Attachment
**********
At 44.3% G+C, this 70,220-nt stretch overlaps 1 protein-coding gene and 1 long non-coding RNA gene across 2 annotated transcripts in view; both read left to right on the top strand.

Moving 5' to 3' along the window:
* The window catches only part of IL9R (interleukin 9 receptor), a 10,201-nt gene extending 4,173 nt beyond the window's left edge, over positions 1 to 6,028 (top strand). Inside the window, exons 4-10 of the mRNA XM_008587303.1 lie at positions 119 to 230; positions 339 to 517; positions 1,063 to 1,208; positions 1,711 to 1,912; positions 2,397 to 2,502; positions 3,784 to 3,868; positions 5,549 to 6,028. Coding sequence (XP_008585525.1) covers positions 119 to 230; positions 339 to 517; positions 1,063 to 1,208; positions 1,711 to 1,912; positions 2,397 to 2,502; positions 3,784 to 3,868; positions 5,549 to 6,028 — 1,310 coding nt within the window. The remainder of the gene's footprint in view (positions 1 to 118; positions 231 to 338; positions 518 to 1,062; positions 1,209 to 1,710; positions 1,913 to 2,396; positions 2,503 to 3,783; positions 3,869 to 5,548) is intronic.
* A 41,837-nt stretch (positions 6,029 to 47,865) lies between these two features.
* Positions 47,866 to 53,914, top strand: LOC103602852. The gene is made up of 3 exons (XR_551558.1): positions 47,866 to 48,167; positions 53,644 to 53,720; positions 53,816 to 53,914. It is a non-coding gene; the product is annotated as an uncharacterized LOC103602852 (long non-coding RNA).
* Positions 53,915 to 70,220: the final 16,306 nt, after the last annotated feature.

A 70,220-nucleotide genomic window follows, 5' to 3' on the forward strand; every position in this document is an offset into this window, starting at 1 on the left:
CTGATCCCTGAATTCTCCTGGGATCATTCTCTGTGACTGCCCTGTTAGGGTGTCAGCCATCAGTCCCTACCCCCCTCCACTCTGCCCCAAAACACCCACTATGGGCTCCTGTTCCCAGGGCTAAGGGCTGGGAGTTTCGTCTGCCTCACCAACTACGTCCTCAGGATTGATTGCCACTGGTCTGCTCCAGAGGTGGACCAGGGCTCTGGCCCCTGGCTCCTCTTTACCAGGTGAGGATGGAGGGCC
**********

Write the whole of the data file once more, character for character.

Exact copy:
At 44.3% G+C, this 70,220-nt stretch overlaps 1 protein-coding gene and 1 long non-coding RNA gene across 2 annotated transcripts in view; both read left to right on the top strand.

Moving 5' to 3' along the window:
* The window catches only part of IL9R (interleukin 9 receptor), a 10,201-nt gene extending 4,173 nt beyond the window's left edge, over positions 1 to 6,028 (top strand). Inside the window, exons 4-10 of the mRNA XM_008587303.1 lie at positions 119 to 230; positions 339 to 517; positions 1,063 to 1,208; positions 1,711 to 1,912; positions 2,397 to 2,502; positions 3,784 to 3,868; positions 5,549 to 6,028. Coding sequence (XP_008585525.1) covers positions 119 to 230; positions 339 to 517; positions 1,063 to 1,208; positions 1,711 to 1,912; positions 2,397 to 2,502; positions 3,784 to 3,868; positions 5,549 to 6,028 — 1,310 coding nt within the window. The remainder of the gene's footprint in view (positions 1 to 118; positions 231 to 338; positions 518 to 1,062; positions 1,209 to 1,710; positions 1,913 to 2,396; positions 2,503 to 3,783; positions 3,869 to 5,548) is intronic.
* A 41,837-nt stretch (positions 6,029 to 47,865) lies between these two features.
* Positions 47,866 to 53,914, top strand: LOC103602852. The gene is made up of 3 exons (XR_551558.1): positions 47,866 to 48,167; positions 53,644 to 53,720; positions 53,816 to 53,914. It is a non-coding gene; the product is annotated as an uncharacterized LOC103602852 (long non-coding RNA).
* Positions 53,915 to 70,220: the final 16,306 nt, after the last annotated feature.

A 70,220-nucleotide genomic window follows, 5' to 3' on the forward strand; every position in this document is an offset into this window, starting at 1 on the left:
CTGATCCCTGAATTCTCCTGGGATCATTCTCTGTGACTGCCCTGTTAGGGTGTCAGCCATCAGTCCCTACCCCCCTCCACTCTGCCCCAAAACACCCACTATGGGCTCCTGTTCCCAGGGCTAAGGGCTGGGAGTTTCGTCTGCCTCACCAACTACGTCCTCAGGATTGATTGCCACTGGTCTGCTCCAGAGGTGGACCAGGGCTCTGGCCCCTGGCTCCTCTTTACCAGGTGAGGATGGAGGGCC